Safety Campaign’s Message: Always Expect a Train
Posted July 1, 2014 08:50 AM CDT
UP Senior Special Agent Jay Holman records a UP CARES public safety radio spot with DJ Joshua James at Q104 FM in Kansas City.
Union Pacific Railroad is launching a multi-media, bilingual public safety campaign aimed at encouraging pedestrians and drivers to safely use railroad crossings. Part of the Union Pacific Crossing Accident Reduction Education and Safety (UP CARES) initiative, the advertising campaign utilizes radio spots and billboards in English and Spanish to reach audiences in Houston, San Antonio, Laredo, Midland and Odessa, Texas; Plaquemine, Louisiana; Little Rock, Arkansas; Fresno, California; Minneapolis/St. Paul, Minnesota; and Chicago.
Radio advertisements feature Union Pacific employees engaged in public safety. Their voices remind pedestrians and drivers of key railroad safety messages:
- Drivers and pedestrians should only cross railroad tracks at designated crossings.
- Never use railroad tracks as a shortcut.
- If the railroad crossing gates are down, don’t go around.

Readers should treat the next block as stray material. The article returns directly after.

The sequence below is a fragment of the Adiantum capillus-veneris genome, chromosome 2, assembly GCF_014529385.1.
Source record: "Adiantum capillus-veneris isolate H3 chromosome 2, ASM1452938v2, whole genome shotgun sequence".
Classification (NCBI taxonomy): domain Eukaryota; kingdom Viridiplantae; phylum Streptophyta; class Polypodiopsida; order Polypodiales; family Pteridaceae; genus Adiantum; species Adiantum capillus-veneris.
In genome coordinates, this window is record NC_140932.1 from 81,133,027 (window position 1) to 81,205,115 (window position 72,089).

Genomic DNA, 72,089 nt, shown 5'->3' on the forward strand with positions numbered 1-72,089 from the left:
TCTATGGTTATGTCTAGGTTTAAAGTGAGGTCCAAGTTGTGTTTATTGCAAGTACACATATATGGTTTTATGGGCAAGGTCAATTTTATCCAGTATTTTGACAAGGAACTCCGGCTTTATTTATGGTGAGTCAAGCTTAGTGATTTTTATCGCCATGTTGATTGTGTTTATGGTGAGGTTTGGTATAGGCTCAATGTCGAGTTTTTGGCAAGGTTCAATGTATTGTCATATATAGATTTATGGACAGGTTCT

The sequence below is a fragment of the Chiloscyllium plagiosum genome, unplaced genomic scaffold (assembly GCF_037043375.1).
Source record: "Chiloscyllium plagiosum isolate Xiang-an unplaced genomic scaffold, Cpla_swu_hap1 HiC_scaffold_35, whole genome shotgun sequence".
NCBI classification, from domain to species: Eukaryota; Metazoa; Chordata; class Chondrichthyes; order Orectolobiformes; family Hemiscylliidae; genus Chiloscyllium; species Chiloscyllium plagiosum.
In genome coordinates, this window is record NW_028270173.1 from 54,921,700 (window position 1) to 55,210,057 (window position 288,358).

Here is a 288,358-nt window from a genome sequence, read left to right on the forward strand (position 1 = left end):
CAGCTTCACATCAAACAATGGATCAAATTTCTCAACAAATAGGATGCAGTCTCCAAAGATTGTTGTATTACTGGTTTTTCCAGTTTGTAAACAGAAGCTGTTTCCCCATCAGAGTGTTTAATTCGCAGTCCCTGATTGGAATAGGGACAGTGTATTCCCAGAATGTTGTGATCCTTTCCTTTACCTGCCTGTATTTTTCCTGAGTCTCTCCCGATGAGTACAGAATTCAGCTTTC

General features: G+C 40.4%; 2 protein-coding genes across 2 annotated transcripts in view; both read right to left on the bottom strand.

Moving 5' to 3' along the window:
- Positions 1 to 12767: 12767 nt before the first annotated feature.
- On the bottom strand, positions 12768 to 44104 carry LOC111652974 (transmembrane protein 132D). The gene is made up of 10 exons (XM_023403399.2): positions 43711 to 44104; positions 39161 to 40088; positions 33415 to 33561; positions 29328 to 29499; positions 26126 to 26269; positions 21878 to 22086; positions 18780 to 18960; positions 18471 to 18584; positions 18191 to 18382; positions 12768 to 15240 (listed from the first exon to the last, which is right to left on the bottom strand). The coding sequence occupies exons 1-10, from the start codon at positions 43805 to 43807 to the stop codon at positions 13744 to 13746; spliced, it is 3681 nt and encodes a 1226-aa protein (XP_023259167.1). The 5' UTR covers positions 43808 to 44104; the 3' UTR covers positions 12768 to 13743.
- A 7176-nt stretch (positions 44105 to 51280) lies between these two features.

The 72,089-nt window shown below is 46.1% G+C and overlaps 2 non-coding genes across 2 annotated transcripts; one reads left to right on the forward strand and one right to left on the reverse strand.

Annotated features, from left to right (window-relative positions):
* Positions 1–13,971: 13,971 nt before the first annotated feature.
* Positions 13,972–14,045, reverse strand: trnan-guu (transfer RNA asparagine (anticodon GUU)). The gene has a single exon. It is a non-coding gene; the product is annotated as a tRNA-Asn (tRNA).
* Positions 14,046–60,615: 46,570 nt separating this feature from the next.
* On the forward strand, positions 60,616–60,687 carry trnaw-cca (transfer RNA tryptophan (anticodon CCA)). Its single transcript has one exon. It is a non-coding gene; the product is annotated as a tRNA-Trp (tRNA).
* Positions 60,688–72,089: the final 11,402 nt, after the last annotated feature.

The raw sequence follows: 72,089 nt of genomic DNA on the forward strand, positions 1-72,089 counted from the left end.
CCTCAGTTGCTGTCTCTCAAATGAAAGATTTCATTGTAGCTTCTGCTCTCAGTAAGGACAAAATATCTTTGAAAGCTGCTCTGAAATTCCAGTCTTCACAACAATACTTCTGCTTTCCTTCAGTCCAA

- When driving a commercial truck, know its vertical clearance to avoid getting high centered.
- When approaching a railroad crossing, ensure there is enough space in front of your vehicle to completely clear the crossing.
"Whether you’re on foot or in your car, this campaign reminds the pedestrians and motorists to keep themselves safe by following railroad safety laws and only crossing at designated grade crossings," said Linda Pitchford, a 23-year Union Pacific employee and general director-Operating Services who voices several radio spots. "We want to raise public awareness that a train could be using the railroad tracks at any time, and emphasize the importance of making good decisions around railroad tracks by always approaching them with caution."
Other UP employees who lent their voices for the radio spots are Raquel Espinoza, director-Public Affairs; Mark Fagley, manager-Operating Practices; Jay Holman, senior special agent-UP Police; Alfredo Rogriguez, senior special agent-UP Police, and Harry Stewart, manager-Peer Support Services, who spent more than 30 years as a locomotive engineer.
The campaign also uses targeted signage and billboards to spread the rail safety message.
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